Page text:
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Plaindealer, December 10, 1836.


There is, in the city of Genoa, a very elegant street, commonly called, The Street of the Palaces. It is broad and regular, and is flanked, on each side, with rows of spacious and superb palaces, whose marble fronts, of the most costly and imposing architecture, give an air of exceeding grandeur to the place. Here reside the principal aristocracy of Genoa; the families of Balbi, Doria, and many others of those who possess patents of nobility and exclusive privileges. The lower orders of the people, when they pass before these proud edifices, and cast their eyes over the striking evidences which the lordly exteriors exhibit of the vast wealth and power of the titled possessors, may naturally be supposed to think of their own humble dwellings and slender possessions, and to curse in their hearts those institutions of their country which divide society into such extremes of condition, forcing the many to toil and sweat for the pampered and privileged few. Wretched indeed are the serfs and vassals of those misgoverned lands, where a handful of men compose the privileged orders, monopolising political power, diverting to their peculiar advantage the sources of pecuniary emolument, and feasting, in luxurious idleness, on the fruits of the hard earnings of the poor.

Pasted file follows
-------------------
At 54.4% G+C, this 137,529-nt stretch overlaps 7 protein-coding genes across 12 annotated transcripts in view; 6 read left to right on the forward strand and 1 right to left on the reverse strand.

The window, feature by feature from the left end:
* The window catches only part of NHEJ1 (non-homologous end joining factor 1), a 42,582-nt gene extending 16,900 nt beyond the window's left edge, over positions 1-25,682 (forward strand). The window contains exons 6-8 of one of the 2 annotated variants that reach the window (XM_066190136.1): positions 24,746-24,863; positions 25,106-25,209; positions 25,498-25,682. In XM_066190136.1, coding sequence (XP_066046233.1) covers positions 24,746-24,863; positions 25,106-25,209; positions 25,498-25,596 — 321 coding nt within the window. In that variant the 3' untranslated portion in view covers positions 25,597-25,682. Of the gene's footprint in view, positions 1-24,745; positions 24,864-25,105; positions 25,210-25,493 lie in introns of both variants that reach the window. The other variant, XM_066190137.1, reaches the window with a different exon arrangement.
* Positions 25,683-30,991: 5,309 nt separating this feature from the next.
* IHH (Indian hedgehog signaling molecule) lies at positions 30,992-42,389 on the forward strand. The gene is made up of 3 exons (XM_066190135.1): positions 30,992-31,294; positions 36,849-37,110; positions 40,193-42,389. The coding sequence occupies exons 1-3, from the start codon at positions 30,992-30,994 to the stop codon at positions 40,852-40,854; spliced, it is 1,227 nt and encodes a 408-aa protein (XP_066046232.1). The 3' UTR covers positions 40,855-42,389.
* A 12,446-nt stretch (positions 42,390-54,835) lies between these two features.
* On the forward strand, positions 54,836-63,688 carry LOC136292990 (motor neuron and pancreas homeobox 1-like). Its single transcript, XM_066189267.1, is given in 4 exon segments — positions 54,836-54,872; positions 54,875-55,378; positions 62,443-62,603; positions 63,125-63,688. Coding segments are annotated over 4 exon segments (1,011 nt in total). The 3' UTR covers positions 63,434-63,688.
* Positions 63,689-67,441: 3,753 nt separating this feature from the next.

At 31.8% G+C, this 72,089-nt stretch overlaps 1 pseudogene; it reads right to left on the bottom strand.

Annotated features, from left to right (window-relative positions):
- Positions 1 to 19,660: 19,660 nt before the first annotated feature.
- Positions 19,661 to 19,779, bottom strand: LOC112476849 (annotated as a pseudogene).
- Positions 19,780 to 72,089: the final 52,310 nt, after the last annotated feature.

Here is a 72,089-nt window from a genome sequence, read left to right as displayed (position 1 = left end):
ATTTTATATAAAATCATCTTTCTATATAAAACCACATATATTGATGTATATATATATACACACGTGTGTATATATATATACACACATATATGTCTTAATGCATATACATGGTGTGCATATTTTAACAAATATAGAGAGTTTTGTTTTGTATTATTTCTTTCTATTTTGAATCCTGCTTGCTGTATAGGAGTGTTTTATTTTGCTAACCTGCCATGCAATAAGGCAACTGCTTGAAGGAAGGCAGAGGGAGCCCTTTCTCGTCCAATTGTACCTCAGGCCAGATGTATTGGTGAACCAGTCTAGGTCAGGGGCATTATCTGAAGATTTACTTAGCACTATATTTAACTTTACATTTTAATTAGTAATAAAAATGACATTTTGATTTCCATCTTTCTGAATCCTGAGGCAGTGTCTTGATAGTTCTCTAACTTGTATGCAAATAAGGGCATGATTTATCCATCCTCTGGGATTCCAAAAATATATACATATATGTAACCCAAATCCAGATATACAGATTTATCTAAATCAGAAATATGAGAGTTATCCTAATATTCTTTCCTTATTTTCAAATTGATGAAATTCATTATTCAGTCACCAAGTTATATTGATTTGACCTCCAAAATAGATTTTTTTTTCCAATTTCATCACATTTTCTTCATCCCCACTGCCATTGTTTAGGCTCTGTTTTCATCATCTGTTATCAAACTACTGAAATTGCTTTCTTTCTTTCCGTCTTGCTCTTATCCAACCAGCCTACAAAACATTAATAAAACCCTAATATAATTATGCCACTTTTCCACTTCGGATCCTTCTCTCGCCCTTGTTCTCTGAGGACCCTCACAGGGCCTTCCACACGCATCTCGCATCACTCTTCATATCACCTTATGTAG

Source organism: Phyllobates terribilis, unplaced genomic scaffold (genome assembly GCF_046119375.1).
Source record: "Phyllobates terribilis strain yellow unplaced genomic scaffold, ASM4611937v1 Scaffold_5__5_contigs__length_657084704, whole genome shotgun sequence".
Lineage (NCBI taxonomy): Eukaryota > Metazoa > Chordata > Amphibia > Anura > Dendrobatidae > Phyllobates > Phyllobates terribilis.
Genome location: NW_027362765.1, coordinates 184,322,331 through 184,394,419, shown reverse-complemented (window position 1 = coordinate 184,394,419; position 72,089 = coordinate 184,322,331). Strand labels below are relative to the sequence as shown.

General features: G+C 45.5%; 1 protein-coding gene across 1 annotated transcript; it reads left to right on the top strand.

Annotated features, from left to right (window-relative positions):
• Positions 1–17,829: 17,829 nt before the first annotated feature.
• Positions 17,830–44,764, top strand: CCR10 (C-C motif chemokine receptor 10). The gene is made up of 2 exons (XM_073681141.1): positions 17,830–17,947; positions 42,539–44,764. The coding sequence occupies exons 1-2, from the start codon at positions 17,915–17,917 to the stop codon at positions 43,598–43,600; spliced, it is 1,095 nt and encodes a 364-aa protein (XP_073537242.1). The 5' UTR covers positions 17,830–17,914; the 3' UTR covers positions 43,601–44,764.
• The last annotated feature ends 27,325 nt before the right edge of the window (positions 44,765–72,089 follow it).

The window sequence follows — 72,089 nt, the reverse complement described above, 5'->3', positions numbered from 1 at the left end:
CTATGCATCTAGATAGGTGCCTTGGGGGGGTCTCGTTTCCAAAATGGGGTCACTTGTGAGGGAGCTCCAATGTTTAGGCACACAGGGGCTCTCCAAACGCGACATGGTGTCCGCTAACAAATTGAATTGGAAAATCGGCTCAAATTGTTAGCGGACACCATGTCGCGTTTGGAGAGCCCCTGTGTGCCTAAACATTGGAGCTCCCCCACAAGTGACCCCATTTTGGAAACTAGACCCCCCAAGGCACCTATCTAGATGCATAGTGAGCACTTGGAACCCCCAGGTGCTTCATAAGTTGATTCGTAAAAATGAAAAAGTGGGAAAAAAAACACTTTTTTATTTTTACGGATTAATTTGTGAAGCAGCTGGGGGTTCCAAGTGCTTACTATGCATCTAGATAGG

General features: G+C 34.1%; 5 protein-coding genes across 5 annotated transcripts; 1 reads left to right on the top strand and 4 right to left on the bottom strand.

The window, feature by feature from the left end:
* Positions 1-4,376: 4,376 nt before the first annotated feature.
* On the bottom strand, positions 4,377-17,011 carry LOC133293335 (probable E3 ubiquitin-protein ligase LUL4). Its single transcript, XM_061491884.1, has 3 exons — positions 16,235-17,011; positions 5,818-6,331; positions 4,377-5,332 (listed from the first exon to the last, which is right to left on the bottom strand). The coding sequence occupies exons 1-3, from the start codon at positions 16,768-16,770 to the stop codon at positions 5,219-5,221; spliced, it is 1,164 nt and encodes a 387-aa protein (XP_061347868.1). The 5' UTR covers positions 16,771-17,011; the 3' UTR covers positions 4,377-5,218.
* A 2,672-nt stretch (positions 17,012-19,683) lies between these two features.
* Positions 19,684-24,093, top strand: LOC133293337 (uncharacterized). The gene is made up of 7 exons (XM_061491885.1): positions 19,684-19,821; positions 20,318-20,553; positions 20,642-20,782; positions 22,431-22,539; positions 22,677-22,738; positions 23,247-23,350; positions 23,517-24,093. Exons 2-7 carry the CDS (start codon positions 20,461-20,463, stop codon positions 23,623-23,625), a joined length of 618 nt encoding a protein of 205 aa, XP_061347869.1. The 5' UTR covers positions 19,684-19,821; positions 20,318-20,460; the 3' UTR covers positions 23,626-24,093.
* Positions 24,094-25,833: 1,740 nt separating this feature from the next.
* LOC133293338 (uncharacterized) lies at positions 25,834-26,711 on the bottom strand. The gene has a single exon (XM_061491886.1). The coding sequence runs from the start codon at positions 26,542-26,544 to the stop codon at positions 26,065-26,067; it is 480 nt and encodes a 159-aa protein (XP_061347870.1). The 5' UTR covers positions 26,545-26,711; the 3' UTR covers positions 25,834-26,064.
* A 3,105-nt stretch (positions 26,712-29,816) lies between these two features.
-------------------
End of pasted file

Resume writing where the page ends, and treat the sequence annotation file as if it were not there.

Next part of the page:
But is this condition of things confined to Genoa, or to European countries? Is there no parallel for it in our own? Have we not, in this very city, our "Street of the Palaces," adorned with structures as superb as those of Genoa in exterior magnificence, and containing within them vaster treasures of wealth? Have we not, too, our privileged orders? our scrip nobility? aristocrats, clothed with special immunities, who control, indirectly, but certainly, the political power of the state, monopolise the most copious sources of pecuniary profit, and wring the very crust from the hard hand of toil? Have we not, in short, like the wretched serfs of Europe, our lordly masters,

"Who make us slaves, and tell us 'tis their charter?"